Welcome. If you have lost someone you love, I hope you will find comfort here. My name is Jan McDaniel, and I experienced traumatic loss to suicide in 2007.
Most of the material here is free. But my newest project - How to Survive Traumatic Loss - includes digital items you can print that provide specific activities you can do with your family as well as resources you can use to help rebuild your own life.
These include Peaceful Moments - a grief journal created just for you. Writing is one of the best ways to process grief. I hope you find peaceful moments as you read each short essay and respond to the related journal prompt.
The Holiday Planner will guide you through the toughest times when others are celebrating throughout the year. Battling Guilt and Regret is a fact sheet with actionable steps. What else? An activity book for use with children and teens; a self-care guide; cards you can give to family and friends; and Cups of Hope, an eBook about traveling through grief.
All best wishes for your healing,
Have you lost a loved one to suicide?
You are not alone.
The road to rebuilding a life after traumatic loss is full of heartache and emotional ups and downs, but life will be worth living again. It is possible to become stronger, to heal, to find more compassion and drive. It is possible to be happy and to create a joyful and fulfilling new life that honors the memory of a loved one.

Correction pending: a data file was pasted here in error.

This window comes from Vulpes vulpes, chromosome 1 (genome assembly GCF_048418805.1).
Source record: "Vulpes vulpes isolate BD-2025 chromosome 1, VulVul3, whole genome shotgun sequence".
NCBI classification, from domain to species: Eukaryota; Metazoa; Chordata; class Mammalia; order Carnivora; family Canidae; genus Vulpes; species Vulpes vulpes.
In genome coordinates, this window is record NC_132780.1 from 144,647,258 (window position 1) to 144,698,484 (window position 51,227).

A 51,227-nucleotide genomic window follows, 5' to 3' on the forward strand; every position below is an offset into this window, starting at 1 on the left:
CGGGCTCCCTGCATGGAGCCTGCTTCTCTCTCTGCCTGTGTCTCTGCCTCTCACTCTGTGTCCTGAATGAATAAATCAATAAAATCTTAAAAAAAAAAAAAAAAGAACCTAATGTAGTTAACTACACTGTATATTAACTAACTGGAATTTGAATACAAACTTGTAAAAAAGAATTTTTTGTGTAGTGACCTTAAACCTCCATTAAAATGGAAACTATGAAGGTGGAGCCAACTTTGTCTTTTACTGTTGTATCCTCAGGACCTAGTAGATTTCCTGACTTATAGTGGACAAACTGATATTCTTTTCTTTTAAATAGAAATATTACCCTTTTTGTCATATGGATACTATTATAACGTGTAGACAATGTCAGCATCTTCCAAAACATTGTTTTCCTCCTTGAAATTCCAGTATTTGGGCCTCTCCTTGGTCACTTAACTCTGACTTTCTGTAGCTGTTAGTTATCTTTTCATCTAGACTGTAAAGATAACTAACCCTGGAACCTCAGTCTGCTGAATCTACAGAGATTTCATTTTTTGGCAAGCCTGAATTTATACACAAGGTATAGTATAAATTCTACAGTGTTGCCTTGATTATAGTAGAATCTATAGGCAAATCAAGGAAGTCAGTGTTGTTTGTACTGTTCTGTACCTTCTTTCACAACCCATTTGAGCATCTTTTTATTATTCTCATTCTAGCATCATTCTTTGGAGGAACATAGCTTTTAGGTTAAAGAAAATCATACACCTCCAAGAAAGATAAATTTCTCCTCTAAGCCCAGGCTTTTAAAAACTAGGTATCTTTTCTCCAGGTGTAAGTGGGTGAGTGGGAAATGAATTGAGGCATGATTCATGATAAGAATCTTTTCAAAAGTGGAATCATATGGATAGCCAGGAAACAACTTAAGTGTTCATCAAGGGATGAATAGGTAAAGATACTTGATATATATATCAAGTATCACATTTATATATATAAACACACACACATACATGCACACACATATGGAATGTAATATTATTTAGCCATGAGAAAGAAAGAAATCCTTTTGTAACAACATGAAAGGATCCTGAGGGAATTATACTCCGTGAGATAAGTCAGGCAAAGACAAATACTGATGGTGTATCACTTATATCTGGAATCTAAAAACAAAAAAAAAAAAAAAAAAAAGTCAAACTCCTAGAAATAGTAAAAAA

When people die by suicide, misunderstanding, conflicting emotions, and undeserved stigma and shame can paralyze those who love them. The material here encourages survivors to take one moment at a time, to take care of themselves, to find support, and to heal.
Photo by Bonnie McClure, WriterType.org
The Acorn Journal: Messages of Connection from The Other Side One Acorn at a Time by Sandy Walden - For a personal story of love and hope, read Sandy's amazing account of how her youngest son, Mike, found a special way to connect with her after his passing. I never met Mike in person, but from years of knowing his mom and hearing about him and what he meant to his family and others who knew him, I feel like I did. His effect on the world continues, sometimes in acorns hidden in mysterious places, sometimes in tangible feelings of love, sometimes in ripples of hope that reach out across the whole world. Read more.
"I believe ... that hope always triumphs over experience. That laughter is the only cure for grief. And I believe that love is stronger than death."
- Robert Fulghum
Way for Hope is intended to provide inspiration and encouragement based on the experience and research of its creator and contributors. The material on Way for Hope and associated platforms is not intended to be or to replace mental health care. Some issues surrounding traumatic grief and loss to suicide are too intense and personal to be addressed by non-professionals. Ask your primary care physician to recommend a mental health care professional near you.
If you are having thoughts of suicide, call the Suicide Prevention Lifeline at 1-800-273-TALK (8255) or Text “Hello” to 741-74. Outside the United States, find the number for your location at the International Association of Suicide Prevention: https://www.iasp.info/resources/Crisis_Centres/. There is help. There is hope.
"Finally, brothers and sisters, whatever is true, whatever is noble, whatever is right, whatever is pure, whatever is lovely, whatever is admirable - if anything is excellent or praiseworthy - think about such things. Whatever you have learned or received or heard from me, or seen in me - put it into practice. And the God of peace will be with you."
- Philippians 4:8-9 (NIV)